June 15-16, 2009

The Otte Family

by Laurel Otte

Daniel is a descendant of German and Norwegian pastors who were sent to South African missions. Bishop Nils Astrup and his wife Anna brought their daughter Anna with them from Norway.

Anna married Heinrich Otte, another pastor. They travelled to their mission station in Zululand in a covered wagon, a prairie schooner, that Heinrich had ordered from America. Their first child, Carl (Dan's father) was born at Entumeni in 1900. Mission families were large — Carl had three brothers and five sisters.

Carl married a mission nurse, daughter of a farming family in Cooperstown, N.D. They had six children and, understandably, couldn’t keep close track of them all.

Daniel and Paul were allowed to take bag lunches and walk wherever they liked (the precipice was a favourite) all day. It must have been good training for collecting insects in rugged country. The Otte kids provided exciting entertainments for children of visiting missionaries. Lillian Otte often dressed the children in clothes she cut down and altered from the “mission boxes” sent from America by their sponsoring congregation. Daniel must have loved the red shirt.

In 1959 Daniel came to Decorah, IA, for his freshman year at Luther College, his father’s alma mater. He arrived in NYC in January, was met at the ship and put on a train, a trip he’d taken before when his family went on a 1.5 year sabbatical in Decorah. He already had great friends there, and the Henning family welcomed him. Mrs. Henning added him to her brood and fed him good midwestern comfort food on week-ends. That summer, Darrell Henning and his sister, who worked in the food service at the National Music Camp, Interlochen, each summer, took Daniel along. His first job was dishwasher.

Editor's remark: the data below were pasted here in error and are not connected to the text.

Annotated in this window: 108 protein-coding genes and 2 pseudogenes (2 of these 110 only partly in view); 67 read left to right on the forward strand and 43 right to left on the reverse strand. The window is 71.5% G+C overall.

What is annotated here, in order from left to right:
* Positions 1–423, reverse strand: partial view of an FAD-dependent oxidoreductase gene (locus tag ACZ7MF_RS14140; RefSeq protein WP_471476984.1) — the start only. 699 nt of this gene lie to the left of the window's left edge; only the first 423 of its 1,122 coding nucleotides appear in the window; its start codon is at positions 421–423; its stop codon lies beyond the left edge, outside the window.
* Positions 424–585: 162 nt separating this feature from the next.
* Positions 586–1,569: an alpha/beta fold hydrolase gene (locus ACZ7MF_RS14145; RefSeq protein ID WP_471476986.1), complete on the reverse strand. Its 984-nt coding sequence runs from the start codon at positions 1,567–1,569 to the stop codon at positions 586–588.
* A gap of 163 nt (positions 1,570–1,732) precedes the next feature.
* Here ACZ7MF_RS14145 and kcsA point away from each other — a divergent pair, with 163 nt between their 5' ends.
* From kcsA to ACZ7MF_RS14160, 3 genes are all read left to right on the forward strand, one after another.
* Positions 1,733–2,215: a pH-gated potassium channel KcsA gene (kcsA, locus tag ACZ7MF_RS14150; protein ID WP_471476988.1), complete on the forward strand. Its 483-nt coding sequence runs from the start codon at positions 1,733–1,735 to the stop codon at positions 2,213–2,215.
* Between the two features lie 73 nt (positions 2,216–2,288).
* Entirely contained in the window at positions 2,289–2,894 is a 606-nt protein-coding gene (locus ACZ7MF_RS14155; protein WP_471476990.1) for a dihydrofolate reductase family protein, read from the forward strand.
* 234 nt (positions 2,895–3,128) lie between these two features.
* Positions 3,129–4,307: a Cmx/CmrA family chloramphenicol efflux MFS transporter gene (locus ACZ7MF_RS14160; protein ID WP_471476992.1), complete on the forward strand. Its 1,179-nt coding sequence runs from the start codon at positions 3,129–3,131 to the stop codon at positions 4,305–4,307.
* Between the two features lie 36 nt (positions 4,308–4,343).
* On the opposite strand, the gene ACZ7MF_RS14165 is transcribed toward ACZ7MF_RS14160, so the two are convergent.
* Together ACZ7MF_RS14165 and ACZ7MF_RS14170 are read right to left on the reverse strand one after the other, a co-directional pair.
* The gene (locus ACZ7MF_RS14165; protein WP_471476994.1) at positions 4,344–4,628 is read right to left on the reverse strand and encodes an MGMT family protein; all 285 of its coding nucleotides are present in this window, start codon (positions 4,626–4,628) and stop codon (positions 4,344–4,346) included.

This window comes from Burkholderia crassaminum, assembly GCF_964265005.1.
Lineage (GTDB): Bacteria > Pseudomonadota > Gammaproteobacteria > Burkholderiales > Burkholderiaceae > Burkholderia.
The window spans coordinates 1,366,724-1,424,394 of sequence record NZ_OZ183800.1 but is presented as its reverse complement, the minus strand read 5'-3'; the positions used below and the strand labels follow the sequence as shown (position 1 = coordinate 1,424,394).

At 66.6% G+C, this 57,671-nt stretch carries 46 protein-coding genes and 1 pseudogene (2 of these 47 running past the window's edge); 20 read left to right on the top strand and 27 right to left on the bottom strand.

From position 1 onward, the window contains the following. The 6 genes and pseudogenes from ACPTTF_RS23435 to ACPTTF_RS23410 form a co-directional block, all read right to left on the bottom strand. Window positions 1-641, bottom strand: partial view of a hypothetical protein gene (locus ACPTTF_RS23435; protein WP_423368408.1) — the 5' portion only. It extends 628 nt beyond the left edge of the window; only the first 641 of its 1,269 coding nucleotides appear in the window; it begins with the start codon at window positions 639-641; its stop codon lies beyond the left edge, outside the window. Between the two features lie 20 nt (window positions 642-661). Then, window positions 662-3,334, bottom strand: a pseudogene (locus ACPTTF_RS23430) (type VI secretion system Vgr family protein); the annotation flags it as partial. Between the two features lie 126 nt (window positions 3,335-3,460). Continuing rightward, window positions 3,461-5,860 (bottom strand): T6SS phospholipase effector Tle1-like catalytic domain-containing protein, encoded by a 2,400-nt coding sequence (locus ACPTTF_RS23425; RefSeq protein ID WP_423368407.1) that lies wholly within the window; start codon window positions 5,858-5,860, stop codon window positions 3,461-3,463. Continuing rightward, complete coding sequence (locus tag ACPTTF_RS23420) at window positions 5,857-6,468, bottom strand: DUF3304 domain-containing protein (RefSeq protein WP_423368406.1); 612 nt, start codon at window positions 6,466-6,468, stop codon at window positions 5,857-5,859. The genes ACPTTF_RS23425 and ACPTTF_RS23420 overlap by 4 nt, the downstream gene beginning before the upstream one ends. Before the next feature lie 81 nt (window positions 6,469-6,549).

At Interlochen Daniel met Laurel Benn, a new food server who’d first gone to the Music Camp on a high school choir scholarship, summer 1956, and was thrilled to discover at the University of Michigan that she could apply to work at the camp in summer. Daniel invited her to come on an outing with three other staffers at Lake Michigan.

They went back to work at Interlochen every summer until 1963, when they were married. Laurel finished her M.A. and that September became a University of Michigan librarian while Daniel worked his way through graduate school as a teaching fellow. Richard Alexander’s teaching convinced him that entomology was the work for him.

Jenny and Jessie were born in April, 1967, and, even with feeding and diapering babies, by June, 1968, he had finished his Ph.D., and the Ottes joined the Alexander for a year of cricket research in Australia.

In 1969, when we returned to the U.S., Daniel became an assistant professor at the University of Texas, Austin. Always a great daddy, he carved the girl’s first Jack O’Lantern there.

In 1972 Daniel and Tony Joern worked in Tucson’s fierce summer heat. I entertained the girls with stories and jigsaw puzzles.

Hired by the Academy of Natural Sciences of Philadelphia in 1975, Daniel worked in the insect collection. When Radcliffe Roberts retired, Daniel became Curator of the collection and Chairman of Entomology. He did a lot of work on Hawaiian crickets. (That was a field location Jenny and Jessie loved!)

He continues to collect at every opportunity, and we often have the pleasure of travelling with the Alexanders.